The International Court of Justice (ICJ) is expected to rule on Friday (July 22) on Myanmar’s objections to a genocide case over its treatment of the Muslim Rohingya minority.
The world court’s decision could pave the way for the case to be heard in full. Myanmar’s military junta has argued that Gambia, which brought the suit, had no standing to do so at the UN top court.
Gambia’s then Attorney-General took up the cause of the Rohingya people after visiting a refugee camp in Bangladesh. Gambia argues that all countries have a duty to uphold the 1948 Genocide Convention.
This is backed by the 57-nation Organisation for Islamic Cooperation in a suit aiming to hold Myanmar accountable and prevent further bloodshed.
A separate UN fact-finding mission concluded that a 2017 military campaign by Myanmar that drove 730,000 Rohingya into neighbouring Bangladesh had included “genocidal acts”.
If judges reject Myanmar’s objections, it paves the way for the case to be heard in full on its merits – a process that will take years. A ruling in Myanmar’s favour would end the ICJ case.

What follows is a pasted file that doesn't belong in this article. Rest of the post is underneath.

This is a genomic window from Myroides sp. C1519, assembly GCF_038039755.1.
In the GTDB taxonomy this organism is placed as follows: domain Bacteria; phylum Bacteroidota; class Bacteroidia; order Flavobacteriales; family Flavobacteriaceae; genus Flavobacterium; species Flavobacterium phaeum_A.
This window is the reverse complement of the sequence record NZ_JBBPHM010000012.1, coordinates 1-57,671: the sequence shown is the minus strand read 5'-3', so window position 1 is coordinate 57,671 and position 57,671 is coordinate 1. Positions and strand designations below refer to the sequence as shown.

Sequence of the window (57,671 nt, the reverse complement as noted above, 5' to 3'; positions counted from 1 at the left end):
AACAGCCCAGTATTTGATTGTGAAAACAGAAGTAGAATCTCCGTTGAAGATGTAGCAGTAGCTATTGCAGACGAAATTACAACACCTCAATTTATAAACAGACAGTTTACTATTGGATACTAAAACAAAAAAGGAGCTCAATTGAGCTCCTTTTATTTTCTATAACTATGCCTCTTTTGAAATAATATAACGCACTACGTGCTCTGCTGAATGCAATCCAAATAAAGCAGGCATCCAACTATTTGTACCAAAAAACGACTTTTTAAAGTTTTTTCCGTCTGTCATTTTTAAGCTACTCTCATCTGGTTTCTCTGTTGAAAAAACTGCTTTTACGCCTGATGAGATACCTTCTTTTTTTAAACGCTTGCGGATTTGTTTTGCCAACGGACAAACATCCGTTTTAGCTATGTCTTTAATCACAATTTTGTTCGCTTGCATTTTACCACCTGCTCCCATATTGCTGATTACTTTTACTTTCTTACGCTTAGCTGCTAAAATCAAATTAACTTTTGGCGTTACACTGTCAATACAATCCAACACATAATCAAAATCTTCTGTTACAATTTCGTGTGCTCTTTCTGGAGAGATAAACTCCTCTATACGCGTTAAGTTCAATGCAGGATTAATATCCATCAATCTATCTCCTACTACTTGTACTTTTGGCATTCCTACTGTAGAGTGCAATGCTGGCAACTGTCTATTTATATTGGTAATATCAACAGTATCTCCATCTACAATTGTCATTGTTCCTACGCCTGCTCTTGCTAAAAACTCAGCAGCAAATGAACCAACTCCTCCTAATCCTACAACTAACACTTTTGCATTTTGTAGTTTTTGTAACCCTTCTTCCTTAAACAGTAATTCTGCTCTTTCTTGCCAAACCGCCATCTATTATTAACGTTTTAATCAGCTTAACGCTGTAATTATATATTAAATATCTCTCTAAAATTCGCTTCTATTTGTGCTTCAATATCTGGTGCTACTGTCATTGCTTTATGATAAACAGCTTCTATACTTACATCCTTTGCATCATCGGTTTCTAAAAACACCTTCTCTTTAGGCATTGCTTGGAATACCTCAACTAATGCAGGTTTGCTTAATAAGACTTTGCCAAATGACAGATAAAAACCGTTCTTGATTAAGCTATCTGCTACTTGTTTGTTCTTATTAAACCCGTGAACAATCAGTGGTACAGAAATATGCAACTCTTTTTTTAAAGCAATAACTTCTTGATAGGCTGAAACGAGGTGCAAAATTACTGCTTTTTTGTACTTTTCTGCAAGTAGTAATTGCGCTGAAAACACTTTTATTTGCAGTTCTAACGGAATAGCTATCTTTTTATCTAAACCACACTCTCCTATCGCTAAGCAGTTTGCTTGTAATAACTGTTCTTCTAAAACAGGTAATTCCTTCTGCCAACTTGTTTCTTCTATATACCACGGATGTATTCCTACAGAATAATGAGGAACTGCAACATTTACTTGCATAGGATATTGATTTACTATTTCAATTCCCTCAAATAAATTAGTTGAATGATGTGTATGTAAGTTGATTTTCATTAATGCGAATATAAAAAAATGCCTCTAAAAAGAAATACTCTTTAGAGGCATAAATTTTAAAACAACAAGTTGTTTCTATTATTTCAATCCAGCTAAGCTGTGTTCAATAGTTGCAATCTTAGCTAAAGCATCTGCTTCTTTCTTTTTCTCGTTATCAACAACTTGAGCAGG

While the court’s decisions are binding and countries generally follow them, it has no way of enforcing them.
In a 2020 provisional decision it ordered Myanmar to protect the Rohingya from genocide, a legal victory that established their right under international law as a protected minority.
However Rohingya groups and rights activists say there has been no meaningful attempt to end their systemic persecution and what Amnesty International has called a system of apartheid.
Rohingya are still denied citizenship and freedom of movement in Myanmar. Tens of thousands have now been confined to squalid displacement camps for a decade.
The junta has imprisoned democratic leader Aung San Suu Kyi, who defended Myanmar personally in 2019 hearings in The Hague. (Source: The Straits Times)